While it�s always been a top-of-mind issue with my clients, based on recent workshops I�ve conducted, it�s clear that understanding evolving business development (BD) models and cultures has taken on even greater importance. During the last few tumultuous years, most firms have asked, if not required, that staff become actively involved in the firm�s BD efforts. CEOs need to better understand current BD models and which ones may be most appropriate for their firm.

Let’s take a look at two of the more common ones, the Rainmaker and Seller-Doer (or Doer-Seller) models, as well as what’s best described as a firm-wide BD culture, in which all staff are expected to contribute to BD efforts. In many firms, elements of more than one model may be combined, particularly the Rainmaker coupled with the Seller-Doer.

The Rainmaker

Firms using the Rainmaker model rely on a few “gifted” sellers to bring in most of the firm’s work. It often involves the rainmaker landing a large “carcass” upon which the firm feeds for months to come.  In some cases, the rainmaker is a full-time salesperson who’s not job-chargeable. Or it may be a technical professional with a low utilization target who has demonstrated strong BD acumen and is uninhibited in reaching out to prospective clients. 

Many smaller firms have flourished by embracing this model, often with the founding principal as the rainmaker. Firms can thrive for several years employing it. However, the long-term limitations soon become apparent, and even in a robust economy, growth can hit a wall. Those limitations include:

  • A BD culture that relies on a few folks to bring in the lion’s share of the firm’s work “enables” the rest of the organization. Others begin to think that BD is not their job; it’s the rainmaker’s job.
  • Rainmakers may breed resentment because their role and how they’re measured are not well understood, not well defined and often poorly messaged throughout the organization. 
  • Firm growth is limited by the amount of work that one person (the rainmaker) can bring in the door.
  • The firm is at risk if rainmakers leave because relationships and institutional knowledge often depart with them.

The Seller-Doer

In the last few years, I’ve observed an increasing level of debate and doubt surrounding the Seller-Doer model. Often, firm leaders become frustrated with the reality that many seller-doers prefer the “doing” to the selling and want little to do with proactive BD initiatives. In addition, it can be difficult to develop and track meaningful goals and metrics for seller-doers, and even more difficult to hold these folks accountable, given their dual roles as doers and sellers.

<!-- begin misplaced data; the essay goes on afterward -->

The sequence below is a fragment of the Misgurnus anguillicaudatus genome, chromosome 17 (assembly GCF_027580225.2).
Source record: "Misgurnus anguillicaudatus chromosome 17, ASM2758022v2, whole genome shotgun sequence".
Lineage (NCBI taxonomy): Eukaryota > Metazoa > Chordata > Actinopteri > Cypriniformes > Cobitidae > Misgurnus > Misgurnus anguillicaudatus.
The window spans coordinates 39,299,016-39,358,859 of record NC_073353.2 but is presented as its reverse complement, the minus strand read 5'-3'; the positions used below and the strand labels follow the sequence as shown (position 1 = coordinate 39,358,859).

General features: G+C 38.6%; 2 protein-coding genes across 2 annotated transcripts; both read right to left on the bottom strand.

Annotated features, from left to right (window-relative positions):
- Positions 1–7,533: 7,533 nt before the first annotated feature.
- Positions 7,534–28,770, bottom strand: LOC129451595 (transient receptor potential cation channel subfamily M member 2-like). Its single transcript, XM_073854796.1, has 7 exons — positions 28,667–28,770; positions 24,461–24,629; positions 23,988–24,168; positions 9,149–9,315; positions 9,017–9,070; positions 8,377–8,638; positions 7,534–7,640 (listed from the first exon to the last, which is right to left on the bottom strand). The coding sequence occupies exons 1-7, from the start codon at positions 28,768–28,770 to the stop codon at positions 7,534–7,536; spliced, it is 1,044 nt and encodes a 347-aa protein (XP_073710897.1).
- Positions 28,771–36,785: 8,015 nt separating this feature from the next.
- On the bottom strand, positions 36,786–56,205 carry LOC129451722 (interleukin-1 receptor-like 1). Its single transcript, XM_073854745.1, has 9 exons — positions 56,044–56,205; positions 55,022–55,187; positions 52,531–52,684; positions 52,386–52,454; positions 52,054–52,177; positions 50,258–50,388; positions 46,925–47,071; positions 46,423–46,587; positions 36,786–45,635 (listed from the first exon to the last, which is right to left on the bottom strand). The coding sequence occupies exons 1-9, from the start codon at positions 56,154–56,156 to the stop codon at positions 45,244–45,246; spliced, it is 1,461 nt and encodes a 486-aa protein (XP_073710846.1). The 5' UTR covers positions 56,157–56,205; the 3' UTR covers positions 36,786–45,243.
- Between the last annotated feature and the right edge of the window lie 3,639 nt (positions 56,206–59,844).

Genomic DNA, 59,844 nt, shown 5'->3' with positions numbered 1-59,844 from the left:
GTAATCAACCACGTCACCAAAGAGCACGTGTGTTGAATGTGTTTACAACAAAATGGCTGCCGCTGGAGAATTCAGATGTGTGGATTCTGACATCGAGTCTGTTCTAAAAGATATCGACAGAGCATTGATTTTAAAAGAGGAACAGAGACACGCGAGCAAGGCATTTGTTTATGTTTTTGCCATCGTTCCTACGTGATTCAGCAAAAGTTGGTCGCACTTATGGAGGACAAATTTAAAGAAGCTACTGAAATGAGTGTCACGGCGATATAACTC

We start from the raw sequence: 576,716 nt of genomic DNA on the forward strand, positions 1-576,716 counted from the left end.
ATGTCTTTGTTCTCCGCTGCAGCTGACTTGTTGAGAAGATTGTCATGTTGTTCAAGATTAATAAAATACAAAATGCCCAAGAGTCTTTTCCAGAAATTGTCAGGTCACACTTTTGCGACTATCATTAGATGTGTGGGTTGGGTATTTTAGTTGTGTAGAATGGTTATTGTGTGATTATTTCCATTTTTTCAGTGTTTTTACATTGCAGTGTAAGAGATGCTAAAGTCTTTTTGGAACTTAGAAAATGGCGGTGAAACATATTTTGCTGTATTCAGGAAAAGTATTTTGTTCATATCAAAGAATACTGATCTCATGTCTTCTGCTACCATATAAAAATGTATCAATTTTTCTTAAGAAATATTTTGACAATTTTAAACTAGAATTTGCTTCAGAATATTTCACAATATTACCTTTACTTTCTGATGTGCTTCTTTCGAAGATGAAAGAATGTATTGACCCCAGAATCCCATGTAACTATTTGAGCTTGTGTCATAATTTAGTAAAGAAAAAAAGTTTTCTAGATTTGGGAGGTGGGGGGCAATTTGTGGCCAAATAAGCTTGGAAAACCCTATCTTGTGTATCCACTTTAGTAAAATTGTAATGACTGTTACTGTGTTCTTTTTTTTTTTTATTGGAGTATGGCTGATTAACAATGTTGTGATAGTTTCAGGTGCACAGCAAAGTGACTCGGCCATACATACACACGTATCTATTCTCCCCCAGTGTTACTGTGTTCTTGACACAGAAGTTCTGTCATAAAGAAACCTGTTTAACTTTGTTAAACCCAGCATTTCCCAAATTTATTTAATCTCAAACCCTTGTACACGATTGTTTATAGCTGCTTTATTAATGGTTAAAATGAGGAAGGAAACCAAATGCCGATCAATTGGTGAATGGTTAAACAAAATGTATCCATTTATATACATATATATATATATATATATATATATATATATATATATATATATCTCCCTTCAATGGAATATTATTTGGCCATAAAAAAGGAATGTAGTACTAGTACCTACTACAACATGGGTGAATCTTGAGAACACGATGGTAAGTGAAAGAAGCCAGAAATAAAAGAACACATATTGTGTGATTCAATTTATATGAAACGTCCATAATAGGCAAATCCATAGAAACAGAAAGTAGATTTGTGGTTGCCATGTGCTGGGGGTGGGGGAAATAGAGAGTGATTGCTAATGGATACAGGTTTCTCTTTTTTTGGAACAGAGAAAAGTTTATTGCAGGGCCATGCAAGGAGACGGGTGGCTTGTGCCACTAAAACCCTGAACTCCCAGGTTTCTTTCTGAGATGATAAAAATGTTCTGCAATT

Most industry firms adhere to some level of this model, with varying degrees of success. In this model, project managers, client leaders and other mid- and senior-level professionals are responsible for selling and doing or managing project work (most often with past or current clients). Utilization targets for most seller-doers range from 25% to 75%, depending on their degree of involvement in the selling process and the extent to which they manage versus do project work. Seller-doers are the lifeblood of A/E/C firms, and the best ones:

  • Know everything about their clients and clients’ universes;
  • Are masters at listening to the client, understanding client goals and how they measure success, and satisfying the client through stellar service;
  • Are viewed as a “trusted adviser” by their clients.

The Seller-Doer model has its limitations, too. The primary drawback is that seller-doers often focus their efforts on past and current clients. That means the depth and diversity of a firm’s client base is often insufficient to sustain growth, particularly when competition is strong.

The efficacy of this model is most closely linked to the extent to which a seller-doer culture is driven and modeled from the top down, and whether customized BD skill-building training is provided to seller-doers. A “one-size-fits-all” approach to training often fails to acknowledge that different approaches are necessary, depending on an individual’s comfort and skill level.

Firm-Wide BD Culture

Within the past five years, there has been a significant movement industry-wide to inculcate a firm-wide BD culture—one that acknowledges that it is everyone’s responsibility to contribute to the firm’s BD effort. This is due, in part, to firms recognizing the limitations of the Rainmaker and Seller-Doer models. Further, many Gen Yers and others in the firm increasingly want to enhance their career growth by taking on new challenges and roles so as to avoid being pigeonholed. 

When I say everyone’s responsibility, this includes administrative, finance and accounting and HR staff, project personnel and others. In creating such a culture, every manager should work with their direct reports to define individual, customized BD contributions commensurate with each employee’s:

  • Position and career juncture;
  • BD acumen;
  • Personality;
  • Interests. 

A significant challenge to initiating a firm-wide BD culture is identifying these customized contributions and getting everyone on board. Debra Lupton, president of 270-person consulting engineering firm, TLC Engineering-Architecture, Orlando, Fla., says her firm is striving to achieve this. “Everyone in our organization can contribute to our BD efforts,” she says. “The challenge is knowing the full breadth of services and asking the appropriate follow-up questions.”

What’s working (or not working) in your firm? You need to find the right combination of BD that meets your needs in these tough times.